And Then There Was One

23 02 2007

By Jill Ettinger

In Charles Fishman’s The Wal-Mart Effect, one thing proves itself to be incredibly obvious. America loves competition. The inquisitive children we start out as, playing with siblings and friends, turns into cut-throat rivalry. Blood boils with the anticipation of finding victory by crushing our enemies. We fight to the death in every exploration, no matter if it is love, sports, success or religion. In the name of the American dream, we even perpetuate devastating wars on other countries, to boost our economic gain while innocent people die.

It’s no secret that Wal-Mart has devastating effects on its local community and the larger world market. Their hefty buying power drives down prices by forcing suppliers into the impossible mathematics they demand. Uncomfortable situations and ambitious profit margins have moved factories overseas and diminished quality, not by the work of the laborers, but by the continued need to shave off penny after penny. It seems as much as Americans love a good fight, they also like to get cheap tickets to the viewing.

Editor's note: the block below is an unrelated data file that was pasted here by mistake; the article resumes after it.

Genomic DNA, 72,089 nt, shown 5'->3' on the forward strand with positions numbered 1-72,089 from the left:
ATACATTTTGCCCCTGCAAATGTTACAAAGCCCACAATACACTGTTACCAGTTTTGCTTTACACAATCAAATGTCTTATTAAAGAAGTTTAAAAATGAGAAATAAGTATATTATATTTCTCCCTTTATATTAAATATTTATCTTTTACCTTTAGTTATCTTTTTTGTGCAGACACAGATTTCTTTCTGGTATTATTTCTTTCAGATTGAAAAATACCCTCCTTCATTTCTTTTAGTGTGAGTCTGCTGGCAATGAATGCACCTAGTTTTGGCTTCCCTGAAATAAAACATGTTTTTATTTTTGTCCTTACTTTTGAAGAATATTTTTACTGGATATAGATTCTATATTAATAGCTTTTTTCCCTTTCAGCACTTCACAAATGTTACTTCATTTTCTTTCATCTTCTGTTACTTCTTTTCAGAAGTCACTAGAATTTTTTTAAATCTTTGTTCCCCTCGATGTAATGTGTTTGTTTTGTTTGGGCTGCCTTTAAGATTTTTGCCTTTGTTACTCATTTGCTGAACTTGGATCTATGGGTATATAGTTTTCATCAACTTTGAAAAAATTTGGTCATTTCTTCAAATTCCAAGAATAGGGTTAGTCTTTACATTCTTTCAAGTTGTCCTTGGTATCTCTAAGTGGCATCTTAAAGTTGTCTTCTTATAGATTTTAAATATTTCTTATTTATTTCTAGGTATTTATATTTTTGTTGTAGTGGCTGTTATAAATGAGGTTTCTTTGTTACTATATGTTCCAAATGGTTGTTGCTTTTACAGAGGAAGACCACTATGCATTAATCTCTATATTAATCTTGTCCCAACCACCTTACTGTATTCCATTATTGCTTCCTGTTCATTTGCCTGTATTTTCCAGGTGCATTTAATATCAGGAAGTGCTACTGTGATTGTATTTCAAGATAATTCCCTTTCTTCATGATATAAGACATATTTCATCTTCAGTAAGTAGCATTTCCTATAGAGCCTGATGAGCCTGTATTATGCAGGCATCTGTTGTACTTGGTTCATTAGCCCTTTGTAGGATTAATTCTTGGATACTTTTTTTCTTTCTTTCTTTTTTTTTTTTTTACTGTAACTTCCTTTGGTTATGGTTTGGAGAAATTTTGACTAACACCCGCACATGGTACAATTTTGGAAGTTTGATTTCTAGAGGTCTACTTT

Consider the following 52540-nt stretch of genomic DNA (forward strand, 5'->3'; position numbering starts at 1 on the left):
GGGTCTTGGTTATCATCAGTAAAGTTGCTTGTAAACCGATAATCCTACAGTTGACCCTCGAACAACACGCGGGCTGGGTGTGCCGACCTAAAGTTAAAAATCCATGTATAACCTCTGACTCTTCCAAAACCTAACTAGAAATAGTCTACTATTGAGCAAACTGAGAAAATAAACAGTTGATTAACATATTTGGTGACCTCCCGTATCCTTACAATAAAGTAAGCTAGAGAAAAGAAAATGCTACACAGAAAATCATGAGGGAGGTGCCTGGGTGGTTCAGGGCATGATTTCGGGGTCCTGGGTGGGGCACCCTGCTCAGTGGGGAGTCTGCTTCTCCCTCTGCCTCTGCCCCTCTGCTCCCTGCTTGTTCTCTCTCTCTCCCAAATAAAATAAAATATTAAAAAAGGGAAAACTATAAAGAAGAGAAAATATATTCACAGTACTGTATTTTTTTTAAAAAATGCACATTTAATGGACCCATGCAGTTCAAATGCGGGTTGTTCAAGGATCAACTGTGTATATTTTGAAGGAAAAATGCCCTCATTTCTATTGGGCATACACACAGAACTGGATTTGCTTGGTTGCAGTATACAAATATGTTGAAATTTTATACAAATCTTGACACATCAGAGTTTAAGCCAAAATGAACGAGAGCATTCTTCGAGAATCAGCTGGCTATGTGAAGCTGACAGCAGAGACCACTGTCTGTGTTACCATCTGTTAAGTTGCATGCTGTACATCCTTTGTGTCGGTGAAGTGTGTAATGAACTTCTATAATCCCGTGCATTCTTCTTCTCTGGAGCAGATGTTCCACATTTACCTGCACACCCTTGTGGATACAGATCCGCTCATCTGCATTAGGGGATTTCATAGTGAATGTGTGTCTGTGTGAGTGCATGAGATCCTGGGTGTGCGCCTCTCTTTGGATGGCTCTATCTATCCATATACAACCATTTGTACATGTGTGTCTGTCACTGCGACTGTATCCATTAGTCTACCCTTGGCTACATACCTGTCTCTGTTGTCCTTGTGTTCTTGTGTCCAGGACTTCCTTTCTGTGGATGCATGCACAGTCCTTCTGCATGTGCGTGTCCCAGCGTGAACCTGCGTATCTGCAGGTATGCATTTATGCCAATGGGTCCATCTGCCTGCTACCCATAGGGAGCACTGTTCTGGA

Our economy has turned itself into an uncreative coliseum contest of “me too” marketing intent on forcing competitors into bankruptcy and unpleasant mergers. TV shows mimic each other, as do musicians, politicians, and of course, our holy suppliers of the most sacred: things.  It’s interesting to watch items like the Googlezon video as imagery of our Orwellian future is happening now, though most of us hardly even notice.

When Wednesday’s news came of Whole Foods buying out its largest competitor, Wild Oats , while shocking it really wasn’t a surprise. They’ve consumed smaller chains, and the stores seemed eager to surrender.  I find it incredibly difficult to compare this merger to anything Wal-Mart has done, or probably ever will do, for one very simple reason: quality.

Whole Foods and Wild Oats stand for something beyond the penny savings that Wal-Mart has made billions on. They tell the story of the farmers, the good manufacturing practices, the local community. Shoppers often drive past their local supermarkets, Targets and Wal-Marts to their closest Whole Foods. And while budgets play a role in most shopping excursions, it is that larger, undefined feeling that drives these businesses. Whole Foods is paying out close to $700 million in this deal, and unlike the Wal-Mart effect, the purchase of these 100 + stores will hopefully bring our communities closer together, our quality of goods and services to an even higher level. The gargantuan Wal-Mart giant may “fee fi fo fum” its competitors all the way back to the beanstalk, but, in the end, it’s that very beanstalk that topples the giant.

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